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  7. I grew up with all the AA Milne stories and poems (still have the much-loved and read books) and agree totally Alison, there is NO version other than AA Milne's words and Ernest Shepherd's illustrations!

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  8. Thanks, Stephanie. I love your insights. I read the stories to my daughter when she was young without knowing about poor Christopher's personal suffering. I think it's usually a mistake for writers to incorporate their children in their work. My daughter is very private and would resent me heartily if I wrote about her background, hopes, or dreams.

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    1. I agree. Just giving the fictional child a different name would have been perfect. Then the real CR could have shielded himself somewhat from the story's fame.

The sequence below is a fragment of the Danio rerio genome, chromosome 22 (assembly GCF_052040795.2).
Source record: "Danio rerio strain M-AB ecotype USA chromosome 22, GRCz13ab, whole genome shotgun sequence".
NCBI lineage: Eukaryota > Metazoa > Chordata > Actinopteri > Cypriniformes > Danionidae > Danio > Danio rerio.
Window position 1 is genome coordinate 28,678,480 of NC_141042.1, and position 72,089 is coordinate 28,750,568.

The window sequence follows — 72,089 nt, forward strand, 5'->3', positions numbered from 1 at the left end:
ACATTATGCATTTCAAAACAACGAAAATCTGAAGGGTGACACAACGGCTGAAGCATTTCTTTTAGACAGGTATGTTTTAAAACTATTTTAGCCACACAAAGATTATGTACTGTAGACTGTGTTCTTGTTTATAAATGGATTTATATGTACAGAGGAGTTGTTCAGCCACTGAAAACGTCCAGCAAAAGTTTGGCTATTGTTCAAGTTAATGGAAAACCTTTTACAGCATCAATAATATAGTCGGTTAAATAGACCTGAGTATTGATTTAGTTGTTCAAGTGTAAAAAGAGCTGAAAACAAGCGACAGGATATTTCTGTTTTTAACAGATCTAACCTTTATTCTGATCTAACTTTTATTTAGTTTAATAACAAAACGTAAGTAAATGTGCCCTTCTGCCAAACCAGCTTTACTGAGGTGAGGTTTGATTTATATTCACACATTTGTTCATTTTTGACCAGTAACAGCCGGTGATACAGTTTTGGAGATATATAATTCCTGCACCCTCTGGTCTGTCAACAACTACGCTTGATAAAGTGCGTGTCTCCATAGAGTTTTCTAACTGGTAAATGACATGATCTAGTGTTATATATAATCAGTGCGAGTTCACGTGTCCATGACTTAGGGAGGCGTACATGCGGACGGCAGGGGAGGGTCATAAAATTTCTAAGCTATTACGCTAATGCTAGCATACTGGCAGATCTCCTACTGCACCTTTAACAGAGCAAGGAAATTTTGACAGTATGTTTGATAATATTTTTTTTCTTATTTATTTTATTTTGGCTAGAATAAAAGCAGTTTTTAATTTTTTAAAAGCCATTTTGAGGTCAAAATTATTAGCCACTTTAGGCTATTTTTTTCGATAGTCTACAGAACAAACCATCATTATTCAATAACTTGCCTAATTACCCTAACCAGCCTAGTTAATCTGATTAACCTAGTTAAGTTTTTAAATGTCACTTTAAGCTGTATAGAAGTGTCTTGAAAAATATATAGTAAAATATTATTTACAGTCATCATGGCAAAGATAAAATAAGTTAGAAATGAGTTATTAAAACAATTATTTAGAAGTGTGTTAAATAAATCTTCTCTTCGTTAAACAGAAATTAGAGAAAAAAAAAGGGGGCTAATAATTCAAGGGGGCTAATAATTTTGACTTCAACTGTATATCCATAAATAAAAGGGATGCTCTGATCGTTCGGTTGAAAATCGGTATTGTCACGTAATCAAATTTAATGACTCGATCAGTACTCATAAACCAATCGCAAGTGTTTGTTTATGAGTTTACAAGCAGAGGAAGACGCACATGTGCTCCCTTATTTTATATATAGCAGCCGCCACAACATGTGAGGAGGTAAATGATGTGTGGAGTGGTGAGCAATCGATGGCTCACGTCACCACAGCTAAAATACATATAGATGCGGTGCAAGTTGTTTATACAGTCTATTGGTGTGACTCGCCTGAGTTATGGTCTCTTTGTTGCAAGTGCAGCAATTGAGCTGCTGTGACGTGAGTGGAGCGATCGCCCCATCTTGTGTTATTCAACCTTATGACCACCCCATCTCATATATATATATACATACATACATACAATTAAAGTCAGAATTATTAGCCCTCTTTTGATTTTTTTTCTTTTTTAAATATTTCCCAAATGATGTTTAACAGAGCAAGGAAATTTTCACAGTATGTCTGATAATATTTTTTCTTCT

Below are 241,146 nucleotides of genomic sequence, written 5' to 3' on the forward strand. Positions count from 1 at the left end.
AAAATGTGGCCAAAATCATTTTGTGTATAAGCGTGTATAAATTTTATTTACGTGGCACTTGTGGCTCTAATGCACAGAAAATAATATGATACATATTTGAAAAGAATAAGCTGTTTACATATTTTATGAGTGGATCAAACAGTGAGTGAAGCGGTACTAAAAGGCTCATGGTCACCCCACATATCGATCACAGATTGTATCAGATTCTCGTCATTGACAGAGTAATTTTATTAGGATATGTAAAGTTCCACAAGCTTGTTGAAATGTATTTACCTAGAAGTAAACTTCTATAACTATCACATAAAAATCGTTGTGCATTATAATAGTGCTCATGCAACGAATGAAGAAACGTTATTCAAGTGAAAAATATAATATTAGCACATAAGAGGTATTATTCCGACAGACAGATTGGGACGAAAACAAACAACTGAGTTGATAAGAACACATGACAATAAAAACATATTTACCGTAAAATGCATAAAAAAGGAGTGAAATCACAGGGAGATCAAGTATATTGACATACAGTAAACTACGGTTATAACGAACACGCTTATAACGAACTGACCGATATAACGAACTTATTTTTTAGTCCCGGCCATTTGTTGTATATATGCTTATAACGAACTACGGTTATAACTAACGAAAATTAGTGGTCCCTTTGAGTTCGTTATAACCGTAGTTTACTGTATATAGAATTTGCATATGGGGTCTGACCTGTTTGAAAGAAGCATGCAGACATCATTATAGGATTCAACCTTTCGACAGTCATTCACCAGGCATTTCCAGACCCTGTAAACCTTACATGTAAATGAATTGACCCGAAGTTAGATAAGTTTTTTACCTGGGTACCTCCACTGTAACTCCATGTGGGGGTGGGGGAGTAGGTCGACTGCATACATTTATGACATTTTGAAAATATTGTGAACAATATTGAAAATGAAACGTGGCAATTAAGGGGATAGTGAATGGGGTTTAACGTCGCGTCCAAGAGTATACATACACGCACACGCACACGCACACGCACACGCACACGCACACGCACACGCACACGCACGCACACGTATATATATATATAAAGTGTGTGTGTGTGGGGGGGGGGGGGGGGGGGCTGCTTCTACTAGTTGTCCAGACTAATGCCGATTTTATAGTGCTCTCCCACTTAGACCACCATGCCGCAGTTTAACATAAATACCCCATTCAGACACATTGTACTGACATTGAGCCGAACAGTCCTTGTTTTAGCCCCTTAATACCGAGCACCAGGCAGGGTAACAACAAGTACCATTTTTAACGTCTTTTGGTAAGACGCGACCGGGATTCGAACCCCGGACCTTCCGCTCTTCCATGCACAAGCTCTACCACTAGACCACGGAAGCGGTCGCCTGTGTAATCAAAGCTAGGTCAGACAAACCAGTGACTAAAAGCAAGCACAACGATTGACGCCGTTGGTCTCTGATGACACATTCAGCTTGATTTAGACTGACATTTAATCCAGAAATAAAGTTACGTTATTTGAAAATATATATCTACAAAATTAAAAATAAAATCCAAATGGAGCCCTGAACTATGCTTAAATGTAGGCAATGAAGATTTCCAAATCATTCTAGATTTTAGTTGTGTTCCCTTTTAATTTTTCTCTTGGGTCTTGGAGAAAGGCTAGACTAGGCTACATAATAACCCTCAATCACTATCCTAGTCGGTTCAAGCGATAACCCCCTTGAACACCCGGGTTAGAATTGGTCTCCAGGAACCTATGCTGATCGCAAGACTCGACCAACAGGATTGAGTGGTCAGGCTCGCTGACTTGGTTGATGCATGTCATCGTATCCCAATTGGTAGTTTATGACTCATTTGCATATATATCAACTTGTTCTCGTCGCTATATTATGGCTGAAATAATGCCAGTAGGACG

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    2. I suppose it was too late by the time the father realized what a success the books would become.

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  9. Stephanie, so glad you wrote this piece. I met the real CR some years ago at his bookshop in Dartmouth, Devon, (I was informed that he was the proprietor before we went inside) and he assisted me at the till. I love the Pooh books, read through them each and every year. I know that Christopher Milne was burdened by his public identity as CR, but that doesn't diminish my enjoyment of his father's works.

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    1. Margaret, what an experience! I envy you. It is so difficult for any prodigy to go on to a normal adult life if he is no longer a prodigy. Think of poor Mozart who said people would never forgive him for growing up! But oh how beautiful the books and poems are! And how spiritual and tender and deep!

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  10. Fantastic post, Stephanie. What a life for both father and son… so sad and tragic. The rift must have been unbearable for the father. Thank you for sharing this.